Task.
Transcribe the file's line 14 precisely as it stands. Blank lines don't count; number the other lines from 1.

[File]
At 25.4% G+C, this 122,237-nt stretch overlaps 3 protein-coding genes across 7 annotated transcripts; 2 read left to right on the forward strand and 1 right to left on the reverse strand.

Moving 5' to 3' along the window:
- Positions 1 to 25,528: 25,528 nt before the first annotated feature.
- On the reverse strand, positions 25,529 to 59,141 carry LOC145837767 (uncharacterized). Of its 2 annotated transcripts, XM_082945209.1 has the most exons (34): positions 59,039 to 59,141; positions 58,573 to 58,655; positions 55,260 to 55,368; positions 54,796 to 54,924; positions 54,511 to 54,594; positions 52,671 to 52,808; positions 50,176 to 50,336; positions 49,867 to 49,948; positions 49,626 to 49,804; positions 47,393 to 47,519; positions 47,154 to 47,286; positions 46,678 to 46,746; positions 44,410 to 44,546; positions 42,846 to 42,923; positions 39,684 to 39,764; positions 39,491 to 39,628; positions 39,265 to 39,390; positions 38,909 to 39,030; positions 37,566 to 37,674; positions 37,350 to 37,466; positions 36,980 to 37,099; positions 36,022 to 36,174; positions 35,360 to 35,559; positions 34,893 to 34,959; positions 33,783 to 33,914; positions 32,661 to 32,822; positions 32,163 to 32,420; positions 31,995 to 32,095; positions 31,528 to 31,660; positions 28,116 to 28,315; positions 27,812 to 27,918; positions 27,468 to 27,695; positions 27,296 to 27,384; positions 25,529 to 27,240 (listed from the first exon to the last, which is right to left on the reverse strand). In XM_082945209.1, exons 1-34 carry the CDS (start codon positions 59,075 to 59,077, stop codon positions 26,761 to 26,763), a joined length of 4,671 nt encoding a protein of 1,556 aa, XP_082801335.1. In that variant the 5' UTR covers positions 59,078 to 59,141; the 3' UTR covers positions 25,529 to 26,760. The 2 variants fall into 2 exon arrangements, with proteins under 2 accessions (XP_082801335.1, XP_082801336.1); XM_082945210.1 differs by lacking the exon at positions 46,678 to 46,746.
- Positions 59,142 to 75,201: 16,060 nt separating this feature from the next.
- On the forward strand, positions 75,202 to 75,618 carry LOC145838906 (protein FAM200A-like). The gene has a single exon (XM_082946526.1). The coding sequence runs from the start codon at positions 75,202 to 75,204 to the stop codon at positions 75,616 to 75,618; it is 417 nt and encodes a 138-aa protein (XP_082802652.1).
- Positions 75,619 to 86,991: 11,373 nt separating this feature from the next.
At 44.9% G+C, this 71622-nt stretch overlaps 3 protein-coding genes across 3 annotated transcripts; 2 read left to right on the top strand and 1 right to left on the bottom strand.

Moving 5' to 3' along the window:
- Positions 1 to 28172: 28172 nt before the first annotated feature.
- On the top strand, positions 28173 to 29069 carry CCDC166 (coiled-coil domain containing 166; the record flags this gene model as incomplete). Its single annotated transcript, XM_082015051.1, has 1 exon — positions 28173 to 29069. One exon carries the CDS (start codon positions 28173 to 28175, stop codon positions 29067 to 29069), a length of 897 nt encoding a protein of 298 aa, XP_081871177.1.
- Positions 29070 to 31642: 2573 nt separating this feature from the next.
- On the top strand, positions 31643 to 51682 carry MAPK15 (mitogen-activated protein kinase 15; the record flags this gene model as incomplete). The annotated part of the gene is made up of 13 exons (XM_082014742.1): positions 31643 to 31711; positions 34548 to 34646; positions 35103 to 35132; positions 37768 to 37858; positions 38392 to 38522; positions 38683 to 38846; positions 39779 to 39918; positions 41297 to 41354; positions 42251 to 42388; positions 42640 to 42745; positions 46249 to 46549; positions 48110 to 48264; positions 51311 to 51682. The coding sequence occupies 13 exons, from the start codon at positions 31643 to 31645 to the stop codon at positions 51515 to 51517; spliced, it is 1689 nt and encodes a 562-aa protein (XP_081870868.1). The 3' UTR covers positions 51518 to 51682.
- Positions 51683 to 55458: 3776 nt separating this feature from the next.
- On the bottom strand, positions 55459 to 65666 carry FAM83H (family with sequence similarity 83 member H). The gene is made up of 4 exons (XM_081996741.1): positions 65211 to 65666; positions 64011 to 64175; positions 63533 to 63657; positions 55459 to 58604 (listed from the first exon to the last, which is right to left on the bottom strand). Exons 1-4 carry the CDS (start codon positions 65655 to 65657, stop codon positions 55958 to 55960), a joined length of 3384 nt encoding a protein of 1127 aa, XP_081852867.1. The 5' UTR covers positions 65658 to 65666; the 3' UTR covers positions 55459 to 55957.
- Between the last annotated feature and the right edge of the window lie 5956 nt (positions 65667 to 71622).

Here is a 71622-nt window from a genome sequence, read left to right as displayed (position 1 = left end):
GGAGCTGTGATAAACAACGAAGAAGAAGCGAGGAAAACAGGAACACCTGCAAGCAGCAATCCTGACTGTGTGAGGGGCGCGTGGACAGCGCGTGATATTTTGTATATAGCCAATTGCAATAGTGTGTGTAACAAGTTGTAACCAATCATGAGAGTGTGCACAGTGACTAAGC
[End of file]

- Positions 51683 to 55458: 3776 nt separating this feature from the next.